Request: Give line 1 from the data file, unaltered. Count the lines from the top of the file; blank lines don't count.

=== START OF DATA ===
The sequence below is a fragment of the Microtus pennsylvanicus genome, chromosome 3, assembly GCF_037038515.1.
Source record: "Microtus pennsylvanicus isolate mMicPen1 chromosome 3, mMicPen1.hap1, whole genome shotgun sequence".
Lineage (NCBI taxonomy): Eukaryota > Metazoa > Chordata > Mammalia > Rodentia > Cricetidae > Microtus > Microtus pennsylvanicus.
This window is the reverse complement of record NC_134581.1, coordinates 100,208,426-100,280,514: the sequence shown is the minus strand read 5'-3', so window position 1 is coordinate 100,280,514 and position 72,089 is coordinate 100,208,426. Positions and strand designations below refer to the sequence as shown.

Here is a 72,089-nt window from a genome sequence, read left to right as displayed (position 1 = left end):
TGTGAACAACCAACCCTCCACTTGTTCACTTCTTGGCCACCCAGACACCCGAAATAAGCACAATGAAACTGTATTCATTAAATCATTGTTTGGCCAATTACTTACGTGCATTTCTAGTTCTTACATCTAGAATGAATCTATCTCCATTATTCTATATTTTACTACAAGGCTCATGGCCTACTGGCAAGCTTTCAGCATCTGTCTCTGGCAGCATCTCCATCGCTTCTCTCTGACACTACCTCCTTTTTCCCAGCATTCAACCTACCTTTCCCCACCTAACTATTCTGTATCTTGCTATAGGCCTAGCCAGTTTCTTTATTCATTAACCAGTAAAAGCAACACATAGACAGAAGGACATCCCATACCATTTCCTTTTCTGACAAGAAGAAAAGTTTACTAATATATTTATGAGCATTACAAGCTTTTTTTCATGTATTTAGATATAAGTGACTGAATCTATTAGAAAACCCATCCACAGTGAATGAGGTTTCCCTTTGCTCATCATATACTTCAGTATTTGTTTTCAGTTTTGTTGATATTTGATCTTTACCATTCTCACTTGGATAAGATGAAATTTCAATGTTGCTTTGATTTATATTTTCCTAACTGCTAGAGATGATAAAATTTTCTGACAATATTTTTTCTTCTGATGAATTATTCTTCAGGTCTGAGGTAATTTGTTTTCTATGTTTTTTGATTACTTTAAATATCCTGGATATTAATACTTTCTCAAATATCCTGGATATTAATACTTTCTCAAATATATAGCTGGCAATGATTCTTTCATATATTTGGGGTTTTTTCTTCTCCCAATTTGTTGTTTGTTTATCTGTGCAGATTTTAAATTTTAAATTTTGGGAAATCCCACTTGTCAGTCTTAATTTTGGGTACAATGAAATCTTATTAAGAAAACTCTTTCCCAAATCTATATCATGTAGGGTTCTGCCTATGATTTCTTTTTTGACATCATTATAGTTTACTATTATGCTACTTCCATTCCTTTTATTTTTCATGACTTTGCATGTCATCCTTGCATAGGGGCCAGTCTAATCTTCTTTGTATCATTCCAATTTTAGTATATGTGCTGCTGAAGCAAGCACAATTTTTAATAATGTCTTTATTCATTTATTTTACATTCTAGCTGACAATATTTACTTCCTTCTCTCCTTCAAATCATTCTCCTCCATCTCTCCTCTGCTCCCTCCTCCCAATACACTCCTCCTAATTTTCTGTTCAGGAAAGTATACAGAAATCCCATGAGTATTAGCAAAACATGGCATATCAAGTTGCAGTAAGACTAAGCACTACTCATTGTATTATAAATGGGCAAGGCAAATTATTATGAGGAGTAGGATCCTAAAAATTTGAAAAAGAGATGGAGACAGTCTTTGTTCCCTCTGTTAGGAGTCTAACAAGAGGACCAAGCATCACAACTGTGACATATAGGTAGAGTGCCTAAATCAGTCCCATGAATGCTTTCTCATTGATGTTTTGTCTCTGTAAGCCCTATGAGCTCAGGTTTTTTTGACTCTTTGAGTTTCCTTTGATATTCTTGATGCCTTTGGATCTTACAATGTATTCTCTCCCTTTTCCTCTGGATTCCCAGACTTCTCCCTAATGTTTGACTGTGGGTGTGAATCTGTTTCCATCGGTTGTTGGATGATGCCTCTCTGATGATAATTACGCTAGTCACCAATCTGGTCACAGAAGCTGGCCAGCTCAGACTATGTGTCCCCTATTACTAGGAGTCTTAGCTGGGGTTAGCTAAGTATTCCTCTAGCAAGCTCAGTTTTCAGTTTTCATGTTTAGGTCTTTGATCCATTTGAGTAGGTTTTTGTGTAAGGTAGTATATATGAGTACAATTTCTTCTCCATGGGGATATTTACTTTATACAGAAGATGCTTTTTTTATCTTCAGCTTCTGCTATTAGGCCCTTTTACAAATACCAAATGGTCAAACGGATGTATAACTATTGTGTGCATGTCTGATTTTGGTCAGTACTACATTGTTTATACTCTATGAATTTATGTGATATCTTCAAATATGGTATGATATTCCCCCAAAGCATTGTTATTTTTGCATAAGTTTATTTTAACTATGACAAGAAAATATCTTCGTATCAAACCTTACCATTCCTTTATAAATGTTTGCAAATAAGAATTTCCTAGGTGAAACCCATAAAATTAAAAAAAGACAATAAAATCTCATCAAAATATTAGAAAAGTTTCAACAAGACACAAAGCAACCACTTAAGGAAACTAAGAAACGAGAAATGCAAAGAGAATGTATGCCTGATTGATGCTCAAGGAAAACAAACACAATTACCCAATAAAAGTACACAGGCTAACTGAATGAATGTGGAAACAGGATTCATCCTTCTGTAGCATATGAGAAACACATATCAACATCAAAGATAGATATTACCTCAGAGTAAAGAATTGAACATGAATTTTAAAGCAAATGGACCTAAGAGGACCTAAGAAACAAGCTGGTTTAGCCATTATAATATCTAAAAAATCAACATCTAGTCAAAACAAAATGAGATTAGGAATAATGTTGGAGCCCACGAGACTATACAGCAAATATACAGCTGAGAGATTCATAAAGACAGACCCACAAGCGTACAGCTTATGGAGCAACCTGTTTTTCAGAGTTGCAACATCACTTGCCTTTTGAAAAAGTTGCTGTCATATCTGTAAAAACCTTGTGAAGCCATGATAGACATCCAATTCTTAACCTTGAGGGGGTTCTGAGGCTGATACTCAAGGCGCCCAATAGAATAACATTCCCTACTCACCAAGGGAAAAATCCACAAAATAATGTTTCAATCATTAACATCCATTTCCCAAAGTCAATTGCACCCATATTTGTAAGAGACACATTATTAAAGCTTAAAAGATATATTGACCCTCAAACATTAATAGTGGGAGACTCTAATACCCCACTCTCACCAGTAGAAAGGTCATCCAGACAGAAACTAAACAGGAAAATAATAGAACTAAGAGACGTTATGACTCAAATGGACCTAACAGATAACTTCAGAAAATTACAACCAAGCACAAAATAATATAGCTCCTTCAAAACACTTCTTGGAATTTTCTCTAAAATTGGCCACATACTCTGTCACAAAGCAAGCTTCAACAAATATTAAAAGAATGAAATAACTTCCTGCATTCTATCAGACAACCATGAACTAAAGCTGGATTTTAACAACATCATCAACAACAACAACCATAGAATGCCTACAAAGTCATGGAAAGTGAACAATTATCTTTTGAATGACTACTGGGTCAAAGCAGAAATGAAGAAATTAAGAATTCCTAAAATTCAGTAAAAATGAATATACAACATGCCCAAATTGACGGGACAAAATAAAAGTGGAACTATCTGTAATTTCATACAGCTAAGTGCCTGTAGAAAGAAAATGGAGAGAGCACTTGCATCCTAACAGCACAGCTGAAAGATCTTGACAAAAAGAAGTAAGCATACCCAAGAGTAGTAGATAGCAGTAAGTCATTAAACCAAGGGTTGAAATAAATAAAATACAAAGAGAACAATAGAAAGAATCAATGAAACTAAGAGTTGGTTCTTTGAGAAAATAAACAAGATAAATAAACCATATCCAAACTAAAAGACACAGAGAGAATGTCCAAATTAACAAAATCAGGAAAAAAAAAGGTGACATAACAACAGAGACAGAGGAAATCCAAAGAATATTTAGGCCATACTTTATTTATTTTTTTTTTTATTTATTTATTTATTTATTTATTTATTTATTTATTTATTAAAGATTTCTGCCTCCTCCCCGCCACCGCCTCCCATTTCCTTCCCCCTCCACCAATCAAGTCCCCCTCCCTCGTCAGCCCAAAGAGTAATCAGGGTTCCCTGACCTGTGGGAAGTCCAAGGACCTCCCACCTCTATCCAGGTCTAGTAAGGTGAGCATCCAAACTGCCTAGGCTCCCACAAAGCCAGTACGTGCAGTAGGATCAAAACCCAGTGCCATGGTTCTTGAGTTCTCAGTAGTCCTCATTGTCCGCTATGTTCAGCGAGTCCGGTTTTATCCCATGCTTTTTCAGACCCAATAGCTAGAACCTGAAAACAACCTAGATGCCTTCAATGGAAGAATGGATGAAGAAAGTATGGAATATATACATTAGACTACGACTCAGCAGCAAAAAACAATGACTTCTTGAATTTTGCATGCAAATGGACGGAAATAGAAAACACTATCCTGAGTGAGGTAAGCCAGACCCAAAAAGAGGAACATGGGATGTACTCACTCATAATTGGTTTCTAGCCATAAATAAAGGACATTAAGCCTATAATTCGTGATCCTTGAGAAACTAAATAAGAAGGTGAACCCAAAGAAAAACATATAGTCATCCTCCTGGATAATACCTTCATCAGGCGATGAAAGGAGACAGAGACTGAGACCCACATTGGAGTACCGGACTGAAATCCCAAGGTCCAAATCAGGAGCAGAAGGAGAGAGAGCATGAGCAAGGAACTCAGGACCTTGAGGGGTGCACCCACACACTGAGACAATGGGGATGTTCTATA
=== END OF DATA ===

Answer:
The sequence below is a fragment of the Microtus pennsylvanicus genome, chromosome 3, assembly GCF_037038515.1.